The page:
When I spied her I thought, “ooh, I can reupholster the seat and back cushions, too!” I’ve done that before. I had noticed at The Very Thing that the cushions were already peeling up from the wood. Upon closer inspection, it appeared they were just hot-glued down. So I figured that removing them would be easy-breezy, right?

WRONG! Here’s where this project got hairy…

I went into the garage to look at her and imagine what color I was going to paint those lovely spindles and curved arms. I don’t plan to paint this piece until I have few more under my belt, and feel more confident about not ruining it. But, I wanted to at least start on the fabric portion. So, I attempted to remove the top fabric on the back. Remember, I thought I would just be a matter of pulling it off. I started slowly, and could muster no more than turning down the edges. So, I got out a flat-head screwdriver, thinking I needed something to get down inside further. I poked, prodded, and felt like it just wouldn’t give. Something was holding it tight. And like any woman who can’t open a stubborn pickle jar, I called my husband.

He too had problems. I’m thinking, “that’s some damn strong glue,” when he gave it all his brute strength (Hubby is a big guy with big muscles). Off came the fabric – the FIRST LAYER of fabric!
I was so excited – it was like unearthing a piece of history, seeing the older fabric underneath. Then I joked with Hubby that perhaps there was a copy of the Declaration of Independence under the seat cushions!

So here is what we removed:

And here is what we discovered underneath:

The two fabrics are very similar. Part of me wondered why someone would bother to cover it with nearly the same fabric. Maybe they didn’t like the little frilly edging? At any rate, look at the above photo – see all those staples? Those staples were from the first piece of fabric Hubby yanked off. Only the edges had been glued down – to hide all of these staples. We knew there was no way to pull this next layer off.  Plus, as a very inexperienced seamstress, I know my limitations. I have no idea how to make piping to hide staple edges, like the last person had done. Nor, was I really wanting to take the time to learn. (I am impatient, and just wanted to get this done easily without having to turn on my sewing machine)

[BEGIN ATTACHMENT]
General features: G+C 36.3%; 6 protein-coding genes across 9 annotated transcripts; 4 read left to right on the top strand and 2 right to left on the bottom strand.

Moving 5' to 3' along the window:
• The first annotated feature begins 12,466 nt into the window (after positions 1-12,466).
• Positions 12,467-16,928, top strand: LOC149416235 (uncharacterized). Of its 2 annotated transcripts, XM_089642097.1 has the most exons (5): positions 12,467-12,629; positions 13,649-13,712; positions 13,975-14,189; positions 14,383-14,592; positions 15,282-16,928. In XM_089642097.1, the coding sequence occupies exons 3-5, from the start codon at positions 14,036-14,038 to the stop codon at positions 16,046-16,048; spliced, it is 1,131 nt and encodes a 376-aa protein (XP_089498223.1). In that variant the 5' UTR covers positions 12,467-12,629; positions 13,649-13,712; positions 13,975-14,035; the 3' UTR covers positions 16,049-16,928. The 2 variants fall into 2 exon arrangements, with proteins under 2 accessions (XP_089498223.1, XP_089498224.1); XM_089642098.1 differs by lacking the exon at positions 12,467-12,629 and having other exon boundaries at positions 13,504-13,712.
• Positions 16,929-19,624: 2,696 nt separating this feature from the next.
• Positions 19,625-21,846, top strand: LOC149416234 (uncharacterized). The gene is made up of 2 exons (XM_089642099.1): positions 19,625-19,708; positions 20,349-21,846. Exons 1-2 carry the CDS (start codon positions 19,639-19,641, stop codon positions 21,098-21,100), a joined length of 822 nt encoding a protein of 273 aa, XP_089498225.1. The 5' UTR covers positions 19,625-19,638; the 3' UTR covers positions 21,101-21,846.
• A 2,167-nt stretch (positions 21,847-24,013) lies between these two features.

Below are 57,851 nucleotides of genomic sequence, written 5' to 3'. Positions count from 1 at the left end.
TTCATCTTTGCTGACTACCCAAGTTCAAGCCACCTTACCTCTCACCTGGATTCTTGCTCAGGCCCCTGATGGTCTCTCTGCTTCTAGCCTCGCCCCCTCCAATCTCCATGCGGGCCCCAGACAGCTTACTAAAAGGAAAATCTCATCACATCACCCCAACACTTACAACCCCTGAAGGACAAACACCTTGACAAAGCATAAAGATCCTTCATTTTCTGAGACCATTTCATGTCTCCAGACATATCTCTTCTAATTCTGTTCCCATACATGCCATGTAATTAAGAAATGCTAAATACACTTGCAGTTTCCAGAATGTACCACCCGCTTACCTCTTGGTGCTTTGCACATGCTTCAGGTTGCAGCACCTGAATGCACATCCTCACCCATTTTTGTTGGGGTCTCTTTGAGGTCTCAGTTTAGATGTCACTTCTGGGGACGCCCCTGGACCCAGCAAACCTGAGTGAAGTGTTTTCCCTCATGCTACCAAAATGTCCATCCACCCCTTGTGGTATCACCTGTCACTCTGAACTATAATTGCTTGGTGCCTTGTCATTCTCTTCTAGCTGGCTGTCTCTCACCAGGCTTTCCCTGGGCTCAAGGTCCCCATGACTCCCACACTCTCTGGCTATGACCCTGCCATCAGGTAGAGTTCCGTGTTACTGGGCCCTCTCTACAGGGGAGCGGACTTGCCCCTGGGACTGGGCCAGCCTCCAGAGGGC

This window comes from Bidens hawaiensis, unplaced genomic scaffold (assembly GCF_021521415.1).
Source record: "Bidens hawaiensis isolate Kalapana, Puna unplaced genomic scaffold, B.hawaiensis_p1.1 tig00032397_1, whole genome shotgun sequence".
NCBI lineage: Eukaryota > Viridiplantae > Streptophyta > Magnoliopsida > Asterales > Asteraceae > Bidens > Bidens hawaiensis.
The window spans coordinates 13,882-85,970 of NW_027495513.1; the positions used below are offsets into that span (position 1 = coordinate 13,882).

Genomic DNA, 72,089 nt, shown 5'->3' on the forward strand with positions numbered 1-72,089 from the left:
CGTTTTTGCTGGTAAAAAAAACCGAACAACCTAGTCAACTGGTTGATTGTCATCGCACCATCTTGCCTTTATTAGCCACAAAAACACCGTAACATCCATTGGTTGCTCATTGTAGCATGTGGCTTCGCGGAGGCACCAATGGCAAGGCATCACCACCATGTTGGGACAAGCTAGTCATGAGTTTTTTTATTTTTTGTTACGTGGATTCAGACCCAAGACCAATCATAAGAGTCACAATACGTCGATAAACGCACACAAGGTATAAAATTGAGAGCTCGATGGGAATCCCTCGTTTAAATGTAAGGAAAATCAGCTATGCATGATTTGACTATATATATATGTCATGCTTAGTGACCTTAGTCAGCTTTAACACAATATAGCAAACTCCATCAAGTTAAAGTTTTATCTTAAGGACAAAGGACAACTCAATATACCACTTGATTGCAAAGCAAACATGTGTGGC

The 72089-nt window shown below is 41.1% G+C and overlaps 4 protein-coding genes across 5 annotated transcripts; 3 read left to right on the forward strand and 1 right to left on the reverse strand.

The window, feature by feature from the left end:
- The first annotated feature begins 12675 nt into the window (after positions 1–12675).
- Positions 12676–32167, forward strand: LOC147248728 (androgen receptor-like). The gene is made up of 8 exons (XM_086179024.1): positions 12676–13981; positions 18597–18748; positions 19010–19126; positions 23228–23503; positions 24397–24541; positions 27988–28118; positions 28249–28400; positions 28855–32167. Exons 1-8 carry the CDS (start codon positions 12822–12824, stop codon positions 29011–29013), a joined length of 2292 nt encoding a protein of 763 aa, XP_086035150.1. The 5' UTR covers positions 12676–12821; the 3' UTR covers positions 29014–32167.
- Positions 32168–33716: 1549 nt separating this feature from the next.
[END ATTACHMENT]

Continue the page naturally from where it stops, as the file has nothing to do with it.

We decided it was easiest to remove the back panel:

I initially thought I would salvage the wood, recover it, and wood glue it back in. But, it turned out the wood, was just some cheap, paper-thin material that splintered, cracked and buckled in our hands.

And that wasn’t the worst part. Here’s what the bench looked like now:

Two rows of staples. And I mean a lot of friggin staples! I spent 2 days pulling these things out with a pair of pliers. I got blisters and a backache from this crap.

Hubby pulled out a few before he gave up and went back inside. It would have been much easier, had the row of newer staples not kept breaking in half, leaving us with tiny pieces of metal sticking out of the wood. The first row and older staples were much stronger and in most cases came out in one piece.

So, the next step was to sand down the leftover bits of staple still lodged in the back:

I borrowed my neighbor’s Dremel and sanded down the bits of metal. Hubby came out to find me doing this with sparks flying. He said I looked like I was welding. Ha! Once I was down to wood, the next step was to sand the area smooth, as some of the staple left holes and lifted wood. I used very course sandpaper.

And here is what it looks like now. Very smooth! You can still see the row of embedded staples, but at least you can’t feel them anymore (or risk being stabbed in the back when seated).